Rabbi Hanan Schlesinger
I come from the Holy Land, but life on the ground is anything but holy. Jews and Palestinians live in geographical proximity, but actually in separate worlds. There is very little connection or interaction between Jews and Palestinians. Between the two sides, one finds ignorance and prejudice, resentment, fear, and hostility. Furthermore, Jews have all the power, and Palestinians suffer from deep institutional neglect and discrimination. People are dying every day because of these conditions.
For 33 years, I had lived my life there in the Holy Land, but I’d never had real contact with a Palestinian. For me, they were like the gray drab scenery that passes in the background of the movie, my movie, but they’re not part of the plot. They were transparent, or I was blind. I lived as if my story, my Jewish story, was the only story in the land. There was no other story nor other people. Today I know better. After nine and a half years of deep and difficult, painful and productive, challenging and cathartic interactions with my Palestinian neighbors, I know that there are two peoples, two stories in the Holy Land. And to live your life as if there is only one story is to mistake part of the truth for the whole truth. And to do that is very close to falsehood, and I don’t want to be there any longer.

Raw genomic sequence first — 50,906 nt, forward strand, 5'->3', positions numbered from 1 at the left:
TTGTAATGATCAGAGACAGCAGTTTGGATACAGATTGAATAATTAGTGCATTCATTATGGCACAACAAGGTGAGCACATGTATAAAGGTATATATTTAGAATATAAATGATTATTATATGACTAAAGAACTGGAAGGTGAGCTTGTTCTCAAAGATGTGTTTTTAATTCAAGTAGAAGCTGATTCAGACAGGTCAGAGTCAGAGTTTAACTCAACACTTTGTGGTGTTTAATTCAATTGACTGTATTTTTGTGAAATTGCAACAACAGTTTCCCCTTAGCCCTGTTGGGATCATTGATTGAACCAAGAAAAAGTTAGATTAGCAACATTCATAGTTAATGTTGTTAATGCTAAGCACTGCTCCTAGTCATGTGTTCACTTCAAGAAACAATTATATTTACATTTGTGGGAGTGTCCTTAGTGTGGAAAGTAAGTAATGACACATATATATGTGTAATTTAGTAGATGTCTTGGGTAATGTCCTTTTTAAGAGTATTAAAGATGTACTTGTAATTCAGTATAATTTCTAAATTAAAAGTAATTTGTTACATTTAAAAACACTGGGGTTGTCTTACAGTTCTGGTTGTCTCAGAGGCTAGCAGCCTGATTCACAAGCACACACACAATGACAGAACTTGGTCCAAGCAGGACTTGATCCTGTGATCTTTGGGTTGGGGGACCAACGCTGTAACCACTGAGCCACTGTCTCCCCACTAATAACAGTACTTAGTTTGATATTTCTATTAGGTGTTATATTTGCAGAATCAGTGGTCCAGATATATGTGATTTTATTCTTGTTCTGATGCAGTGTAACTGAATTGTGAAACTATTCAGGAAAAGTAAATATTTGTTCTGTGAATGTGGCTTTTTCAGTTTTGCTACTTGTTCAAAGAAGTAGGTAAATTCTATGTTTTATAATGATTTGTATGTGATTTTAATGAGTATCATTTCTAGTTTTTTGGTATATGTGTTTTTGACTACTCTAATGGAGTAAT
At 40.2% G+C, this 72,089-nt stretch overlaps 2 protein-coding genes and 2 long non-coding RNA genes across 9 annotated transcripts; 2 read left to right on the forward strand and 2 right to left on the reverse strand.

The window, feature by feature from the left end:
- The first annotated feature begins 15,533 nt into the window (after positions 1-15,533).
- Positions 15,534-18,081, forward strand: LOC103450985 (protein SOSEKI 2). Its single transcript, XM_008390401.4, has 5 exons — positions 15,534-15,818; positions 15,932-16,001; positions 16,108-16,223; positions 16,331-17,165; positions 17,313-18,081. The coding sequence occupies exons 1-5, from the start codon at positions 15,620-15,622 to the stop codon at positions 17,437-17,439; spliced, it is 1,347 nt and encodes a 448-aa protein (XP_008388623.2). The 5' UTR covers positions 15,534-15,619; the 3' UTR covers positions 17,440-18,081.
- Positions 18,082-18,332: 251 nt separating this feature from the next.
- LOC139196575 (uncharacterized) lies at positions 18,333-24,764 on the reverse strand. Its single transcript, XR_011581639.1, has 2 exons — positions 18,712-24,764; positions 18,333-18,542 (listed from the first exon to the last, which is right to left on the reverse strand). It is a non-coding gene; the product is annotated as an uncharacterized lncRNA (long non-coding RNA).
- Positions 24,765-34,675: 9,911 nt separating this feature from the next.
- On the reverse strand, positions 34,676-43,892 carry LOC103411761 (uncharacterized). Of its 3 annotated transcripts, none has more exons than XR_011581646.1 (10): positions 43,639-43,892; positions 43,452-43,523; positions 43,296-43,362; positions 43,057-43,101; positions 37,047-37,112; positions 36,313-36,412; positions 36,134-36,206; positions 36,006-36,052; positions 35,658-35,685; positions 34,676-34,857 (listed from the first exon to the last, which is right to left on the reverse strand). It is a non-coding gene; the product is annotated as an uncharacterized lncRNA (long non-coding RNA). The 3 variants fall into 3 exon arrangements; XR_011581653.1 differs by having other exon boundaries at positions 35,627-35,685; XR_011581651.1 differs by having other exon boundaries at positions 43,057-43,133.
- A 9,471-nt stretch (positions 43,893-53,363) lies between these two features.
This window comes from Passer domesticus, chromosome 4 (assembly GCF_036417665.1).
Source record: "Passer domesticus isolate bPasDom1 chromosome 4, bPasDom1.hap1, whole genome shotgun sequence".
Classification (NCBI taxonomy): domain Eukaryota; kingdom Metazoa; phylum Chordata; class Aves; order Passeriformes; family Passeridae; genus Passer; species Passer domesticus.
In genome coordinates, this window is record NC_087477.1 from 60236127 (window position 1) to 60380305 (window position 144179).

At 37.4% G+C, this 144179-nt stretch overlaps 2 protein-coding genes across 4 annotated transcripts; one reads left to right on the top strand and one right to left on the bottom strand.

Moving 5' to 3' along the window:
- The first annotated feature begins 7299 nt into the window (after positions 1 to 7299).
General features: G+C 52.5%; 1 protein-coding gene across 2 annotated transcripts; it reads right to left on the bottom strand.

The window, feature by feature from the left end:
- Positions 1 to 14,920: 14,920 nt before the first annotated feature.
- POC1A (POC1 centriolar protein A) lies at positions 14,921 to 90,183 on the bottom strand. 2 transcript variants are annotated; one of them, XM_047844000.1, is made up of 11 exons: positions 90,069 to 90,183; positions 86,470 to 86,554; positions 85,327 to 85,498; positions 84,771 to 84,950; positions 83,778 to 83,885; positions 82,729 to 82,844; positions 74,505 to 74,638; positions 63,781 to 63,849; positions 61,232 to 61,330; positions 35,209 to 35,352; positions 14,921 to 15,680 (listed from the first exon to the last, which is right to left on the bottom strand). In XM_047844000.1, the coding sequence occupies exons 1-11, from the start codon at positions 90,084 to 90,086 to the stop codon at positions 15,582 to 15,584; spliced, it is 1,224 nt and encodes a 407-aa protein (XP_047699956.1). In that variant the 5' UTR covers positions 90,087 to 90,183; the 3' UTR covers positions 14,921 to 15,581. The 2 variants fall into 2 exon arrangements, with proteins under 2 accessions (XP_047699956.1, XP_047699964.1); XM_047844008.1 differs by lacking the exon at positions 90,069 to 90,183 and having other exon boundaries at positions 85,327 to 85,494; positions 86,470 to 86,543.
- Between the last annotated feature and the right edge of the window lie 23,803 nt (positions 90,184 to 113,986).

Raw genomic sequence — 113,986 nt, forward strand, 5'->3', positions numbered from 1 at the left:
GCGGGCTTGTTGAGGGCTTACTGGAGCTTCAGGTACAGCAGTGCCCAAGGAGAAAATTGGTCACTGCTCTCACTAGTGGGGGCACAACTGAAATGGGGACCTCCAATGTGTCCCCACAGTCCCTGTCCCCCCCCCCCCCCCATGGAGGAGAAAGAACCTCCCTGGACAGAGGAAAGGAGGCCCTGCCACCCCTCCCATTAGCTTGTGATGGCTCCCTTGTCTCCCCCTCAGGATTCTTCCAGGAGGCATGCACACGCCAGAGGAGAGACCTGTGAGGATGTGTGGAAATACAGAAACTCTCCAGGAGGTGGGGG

After nine and a half, about nine and a half years ago, I helped to found Roots, the Israeli-Palestinian grassroots initiative for understanding nonviolence and transformation. Roots created something almost unheard of, a joint Palestinian Jewish community center where local people from the two sides come together almost every day for social, educational, and religious activities. These include photography workshops, music workshops, trauma therapy, interfaith dialogue and study, Jewish and Muslim religious celebrations, playback theater, learning the other’s culture, religion, lifestyle, women’s group, children’s group, youth groups, summer camps, political discussions, etc.